5. Fun photo, Beth, it all looks tremendously orderly. I do want to pick up Cheryl Klein’s Second Sight at some point. I have enjoyed Harold Underdown’s The Complete Idiot’s Guide to Publishing Children’s Books and The Plot Whisperer by Martha Alderson.

    I haven’t forgotten my space saved on your bookshelf. It keeps me going in moments of self doubt. πŸ™‚

    1. I wish it looked that orderly right now! I’m so glad you keep your spot on my bookshelf in mind.

      Thanks for those book recommendations.

  6. Beth, that looks much more orderly than my writing space! Or my bookshelves for that matter! πŸ™‚

    I would love the chance to win either book as I don’t have either one. πŸ™‚

    1. Full disclosure — that picture looks more orderly than the writing space and bookshelves look right at this moment, too. They were all dressed up in their “best bib and tucker” for the picture!

  7. I love seeing other writer’s work space. I had to reduce mine down to half the size, and since doing that almost two years ago, I’ve been working with my laptop on my couch. You make me miss my office and bookshelves. lol And I miss the funky stuff: a wall clock wearing Shriek ears and a spice rack with bottles labeled “verbs,” “contractions,” “tension,” “plots,” etc. But it’s just soooo cramped up there.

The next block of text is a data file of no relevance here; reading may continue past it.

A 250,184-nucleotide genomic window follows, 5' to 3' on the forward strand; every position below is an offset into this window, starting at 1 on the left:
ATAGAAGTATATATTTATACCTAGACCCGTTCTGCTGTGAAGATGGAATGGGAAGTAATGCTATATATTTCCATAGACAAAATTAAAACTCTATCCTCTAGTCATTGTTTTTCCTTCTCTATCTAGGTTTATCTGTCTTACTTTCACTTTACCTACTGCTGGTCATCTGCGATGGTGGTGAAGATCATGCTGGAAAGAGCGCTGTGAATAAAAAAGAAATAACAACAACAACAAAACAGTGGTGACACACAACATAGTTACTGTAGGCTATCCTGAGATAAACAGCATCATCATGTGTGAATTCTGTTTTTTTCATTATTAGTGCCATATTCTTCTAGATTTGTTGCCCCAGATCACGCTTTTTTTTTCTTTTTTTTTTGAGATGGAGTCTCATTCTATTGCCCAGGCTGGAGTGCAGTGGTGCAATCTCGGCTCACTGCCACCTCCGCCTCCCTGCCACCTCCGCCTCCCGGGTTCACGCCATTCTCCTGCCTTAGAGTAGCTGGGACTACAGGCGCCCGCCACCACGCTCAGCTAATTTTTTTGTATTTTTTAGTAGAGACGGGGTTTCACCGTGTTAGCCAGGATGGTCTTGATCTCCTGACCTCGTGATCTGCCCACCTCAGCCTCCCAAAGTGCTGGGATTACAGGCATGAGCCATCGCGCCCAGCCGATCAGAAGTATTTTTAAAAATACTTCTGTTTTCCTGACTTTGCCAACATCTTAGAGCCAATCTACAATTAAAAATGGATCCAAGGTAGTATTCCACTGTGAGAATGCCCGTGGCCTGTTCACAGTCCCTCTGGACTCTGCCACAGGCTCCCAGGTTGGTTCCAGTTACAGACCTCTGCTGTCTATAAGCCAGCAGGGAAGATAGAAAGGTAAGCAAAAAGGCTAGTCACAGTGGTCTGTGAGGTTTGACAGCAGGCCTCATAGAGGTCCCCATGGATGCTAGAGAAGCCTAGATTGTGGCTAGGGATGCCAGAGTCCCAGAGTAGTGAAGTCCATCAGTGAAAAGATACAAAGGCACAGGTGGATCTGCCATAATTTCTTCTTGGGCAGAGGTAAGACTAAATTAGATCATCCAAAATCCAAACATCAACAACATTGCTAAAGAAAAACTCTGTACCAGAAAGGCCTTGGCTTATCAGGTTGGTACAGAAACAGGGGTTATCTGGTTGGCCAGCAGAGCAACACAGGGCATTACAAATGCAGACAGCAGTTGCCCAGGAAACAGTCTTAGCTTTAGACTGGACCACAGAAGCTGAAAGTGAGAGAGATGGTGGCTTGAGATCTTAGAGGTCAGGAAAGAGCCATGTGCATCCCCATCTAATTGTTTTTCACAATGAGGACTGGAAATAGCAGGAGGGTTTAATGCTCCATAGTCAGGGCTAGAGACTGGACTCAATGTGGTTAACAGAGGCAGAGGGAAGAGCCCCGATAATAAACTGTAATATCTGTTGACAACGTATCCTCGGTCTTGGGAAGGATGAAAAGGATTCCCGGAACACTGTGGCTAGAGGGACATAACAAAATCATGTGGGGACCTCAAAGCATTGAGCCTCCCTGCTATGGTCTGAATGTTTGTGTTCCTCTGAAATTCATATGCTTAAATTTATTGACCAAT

1. Oh, I love the idea of that spice rack! Too bad you had to reduce your work space so that it’s no longer comfortable for you. I am able to use the extra bedroom in my apartment, and appreciate that so very much.

    1. Ann Whitford Paul’s book is the sort that has to be gone through slowly, for sure, with all the exercises and things there are in it.

  8. I’m interested in both books. I’m really hoping to get a bunch of manuscripts out to agents and publishers this year. Been working the last five years on the writing side!

  9. Hi Beth